Firebase Realtime Database

Google Firebase is a Google-backed application development software that enables developers to develop Android, iOS, and Web apps. Firebase provides features like analytics, reporting and fixing app crashes, creating marketing and product experiments, and also provide realtime database.
firebase analytics

Why go for Firebase Realtime database?

The Firebase real-time database is a cloud-hosted and simple JSON formatted NoSQL database that enables data to be stored in single-rooted JSON format and synced between users in real-time. The data is synced across all clients in real-time and is still available when an app goes offline.
To create HTTP requests and response service APIs, we need to do a  lot of configuration, and we also need knowledge of backend services. Also to synchronize our local database to the server is a difficult task for developers. Instead of typical HTTP requests, the firebase data indexing in realtime provides event-based data synchronization. Every time data changes, all connected device receives that update within milliseconds. The data change events are invoked with all connected devices and provide updated data. The data change events are invoked with all connected devices, and provide updated data.
Maintaining offline data is also very simple in firebase because firebase apps remain responsive even when offline.  The Firebase Realtime Database SDK persists your data to disk. Once connectivity is reestablished, the client device receives any changes it missed, synchronizing it with the current server state.
The firebase data indexing in realtime can be accessed directly from a mobile device or web browser. There’s no need for an application server. Security and data validation are available through the Firebase Realtime Database Security Rules, expression-based rules that are executed when data is read or written.
Firebase provides the best solutions for mobile app development. Firebase Real-Time database is one of the good features of that. But it has its own advantages and limitations also.
As we know, Firebase real-time data fetch listeners work fine with a small amount of data, but as data increases the performance of data read is also decreases.
In this blog, we are going to discuss the indexing of the firebase data fields and values to increase the performance of the firebase query. Indexing increases the performance of orderByChild() and orderByValue() queries.
A node’s key is indexed automatically, so there is no need to index it explicitly. Firebase supports indexing by field names and field values.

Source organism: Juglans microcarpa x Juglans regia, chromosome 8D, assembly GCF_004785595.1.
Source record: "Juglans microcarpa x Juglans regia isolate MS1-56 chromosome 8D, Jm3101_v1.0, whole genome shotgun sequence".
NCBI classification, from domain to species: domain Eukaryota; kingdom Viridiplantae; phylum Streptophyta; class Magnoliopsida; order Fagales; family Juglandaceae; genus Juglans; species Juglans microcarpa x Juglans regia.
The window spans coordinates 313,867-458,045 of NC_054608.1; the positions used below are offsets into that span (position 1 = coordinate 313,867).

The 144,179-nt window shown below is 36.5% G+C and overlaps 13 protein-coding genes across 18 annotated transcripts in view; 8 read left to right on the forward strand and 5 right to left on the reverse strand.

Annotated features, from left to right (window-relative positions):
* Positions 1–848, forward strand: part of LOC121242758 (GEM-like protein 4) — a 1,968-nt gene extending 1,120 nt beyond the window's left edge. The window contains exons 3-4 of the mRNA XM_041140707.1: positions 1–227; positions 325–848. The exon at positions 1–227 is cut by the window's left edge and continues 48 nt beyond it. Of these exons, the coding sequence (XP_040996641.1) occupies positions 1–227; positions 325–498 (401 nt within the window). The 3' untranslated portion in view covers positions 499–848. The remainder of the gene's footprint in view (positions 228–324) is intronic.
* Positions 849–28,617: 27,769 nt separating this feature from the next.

Explicit indexing is added in the section of the Rules tab of the Real-Time database.

Indexing with orderByValue:

To demonstrate how .indexOn works with orderByValue(),Suppose we have a database structure of cricket players World Cup runs like,
{
"scores": {
"ViratKholi" :557,
"MSDhoni" : 346,
"RohitSharma" : 746,
"ShikharDhawan" : 256,
"KLRahul" : 545,
"RPant" : 228
}

}
We’re using orderByValue() to get players sorted by scores of World Cup OR top scorers by .orderByValue() followed by .limitToFirst(). We can optimize our queries by adding a .value rule on our /scores node:
{
  "rules": {
    "scores": {
      ".indexOn": ".value"
    }
  }
}

Indexing with orderByChild:

We will use the following Database structure to explain how .indexOn works with orderByChild().
"employee":{
  "employee1": {
    "empName" :Rohit Sharma,
    "branchName" : Noida,
    "Designation" : SW Developer,
    "empId" : EMP776,
    "salary": {
     "basic" :20000,
     "HA" : 5000,
     "PF" : 2500,
     "OA" : 2500,
     "total" : 30000, 
   }
  },
"employee2": {
    "empName" :Virat Kholi,
    "branchName" : Dheli,
    "Designation" : SW Developer,
    "empId" : EMP908,
    "salary": {
    "basic" :25000,
    "HA" : 5000,
    "PF" : 5000,
    "OA" : 5000,
    "total" : 40000, 
   }
  }
}
Now, if you want to order the data by empName, empId, and designation you need to update rules as follows,
{
  "rules": {
    "employee": {
      ".indexOn": ["empName", "empId", "designation"]
    }
  }
}
You can add indexing on any level of data as other rules. If you want to add indexing on empName, empId which is on the first level, and basictotal which is on the second level of employee data structure, you need to update rules as follows,
{
  "rules": {
    "employee": {
      ".indexOn": ["empName", "empId","salary/basic", "salary/total"]
    }
  }
}
There is another way to specify multilevel indexing as,
{
  "rules": {
    "employee": {
       ".indexOn": ["empName", "empId", "designation"],
     "$key": {
      "salary": {
       ".indexOn": ["basic", "total"]
     }
     }
     }
   }
}
You can create indexing on any of your node with a comma separating as,
{
  "rules": {
    "employee": {
      ".indexOn": ["empName", "empId","salary/basic", "salary/total"]
    },
  "scores": {
      ".indexOn": ".value"
    }
  }
}

Conclusion:

As all Firebase realtime database users experience that data fetch delay increases when they are having the bulk of data in the database. So to improve performance, indexing is very helpful. The performance of the realtime database is more dependent on what kind of data structure you have chosen.

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About Author

vikram kodag

Vikram is a Android developer with over 5+ work of experience with good knowledge in Android, Firebase and UPI payment SDK implementation. He has been worked as technical lead in microlucid technology. He is highly work-o-holic person and loves to teach and share knowledge among team mates.
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